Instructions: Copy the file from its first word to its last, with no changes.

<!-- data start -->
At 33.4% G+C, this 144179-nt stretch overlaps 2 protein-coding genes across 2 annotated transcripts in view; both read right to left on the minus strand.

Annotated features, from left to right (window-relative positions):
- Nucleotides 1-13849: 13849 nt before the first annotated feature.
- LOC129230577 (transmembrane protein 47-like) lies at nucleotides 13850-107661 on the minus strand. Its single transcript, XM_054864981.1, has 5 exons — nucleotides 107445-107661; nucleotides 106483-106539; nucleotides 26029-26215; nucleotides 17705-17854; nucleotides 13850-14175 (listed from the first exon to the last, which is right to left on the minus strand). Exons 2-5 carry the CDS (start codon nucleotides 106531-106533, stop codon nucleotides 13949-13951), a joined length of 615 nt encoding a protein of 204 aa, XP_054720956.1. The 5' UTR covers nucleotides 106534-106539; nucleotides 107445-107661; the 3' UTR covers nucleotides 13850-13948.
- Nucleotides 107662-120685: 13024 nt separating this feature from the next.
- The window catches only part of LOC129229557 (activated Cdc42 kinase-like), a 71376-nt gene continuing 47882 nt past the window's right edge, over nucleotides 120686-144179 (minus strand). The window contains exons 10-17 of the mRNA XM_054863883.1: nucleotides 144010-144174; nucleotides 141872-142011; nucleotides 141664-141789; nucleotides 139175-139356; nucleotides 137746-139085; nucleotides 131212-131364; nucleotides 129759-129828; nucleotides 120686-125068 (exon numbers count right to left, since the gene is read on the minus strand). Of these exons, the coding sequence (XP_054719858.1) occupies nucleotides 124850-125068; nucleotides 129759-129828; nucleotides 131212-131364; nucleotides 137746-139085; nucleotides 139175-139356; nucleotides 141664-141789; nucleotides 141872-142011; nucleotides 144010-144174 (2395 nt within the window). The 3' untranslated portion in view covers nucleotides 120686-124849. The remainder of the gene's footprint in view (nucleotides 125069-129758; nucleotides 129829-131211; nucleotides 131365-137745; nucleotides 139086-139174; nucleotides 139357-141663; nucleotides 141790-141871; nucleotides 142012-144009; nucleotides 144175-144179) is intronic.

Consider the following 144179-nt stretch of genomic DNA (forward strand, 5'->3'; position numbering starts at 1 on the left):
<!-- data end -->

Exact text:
At 33.4% G+C, this 144179-nt stretch overlaps 2 protein-coding genes across 2 annotated transcripts in view; both read right to left on the minus strand.

Annotated features, from left to right (window-relative positions):
- Nucleotides 1-13849: 13849 nt before the first annotated feature.
- LOC129230577 (transmembrane protein 47-like) lies at nucleotides 13850-107661 on the minus strand. Its single transcript, XM_054864981.1, has 5 exons — nucleotides 107445-107661; nucleotides 106483-106539; nucleotides 26029-26215; nucleotides 17705-17854; nucleotides 13850-14175 (listed from the first exon to the last, which is right to left on the minus strand). Exons 2-5 carry the CDS (start codon nucleotides 106531-106533, stop codon nucleotides 13949-13951), a joined length of 615 nt encoding a protein of 204 aa, XP_054720956.1. The 5' UTR covers nucleotides 106534-106539; nucleotides 107445-107661; the 3' UTR covers nucleotides 13850-13948.
- Nucleotides 107662-120685: 13024 nt separating this feature from the next.
- The window catches only part of LOC129229557 (activated Cdc42 kinase-like), a 71376-nt gene continuing 47882 nt past the window's right edge, over nucleotides 120686-144179 (minus strand). The window contains exons 10-17 of the mRNA XM_054863883.1: nucleotides 144010-144174; nucleotides 141872-142011; nucleotides 141664-141789; nucleotides 139175-139356; nucleotides 137746-139085; nucleotides 131212-131364; nucleotides 129759-129828; nucleotides 120686-125068 (exon numbers count right to left, since the gene is read on the minus strand). Of these exons, the coding sequence (XP_054719858.1) occupies nucleotides 124850-125068; nucleotides 129759-129828; nucleotides 131212-131364; nucleotides 137746-139085; nucleotides 139175-139356; nucleotides 141664-141789; nucleotides 141872-142011; nucleotides 144010-144174 (2395 nt within the window). The 3' untranslated portion in view covers nucleotides 120686-124849. The remainder of the gene's footprint in view (nucleotides 125069-129758; nucleotides 129829-131211; nucleotides 131365-137745; nucleotides 139086-139174; nucleotides 139357-141663; nucleotides 141790-141871; nucleotides 142012-144009; nucleotides 144175-144179) is intronic.

Consider the following 144179-nt stretch of genomic DNA (forward strand, 5'->3'; position numbering starts at 1 on the left):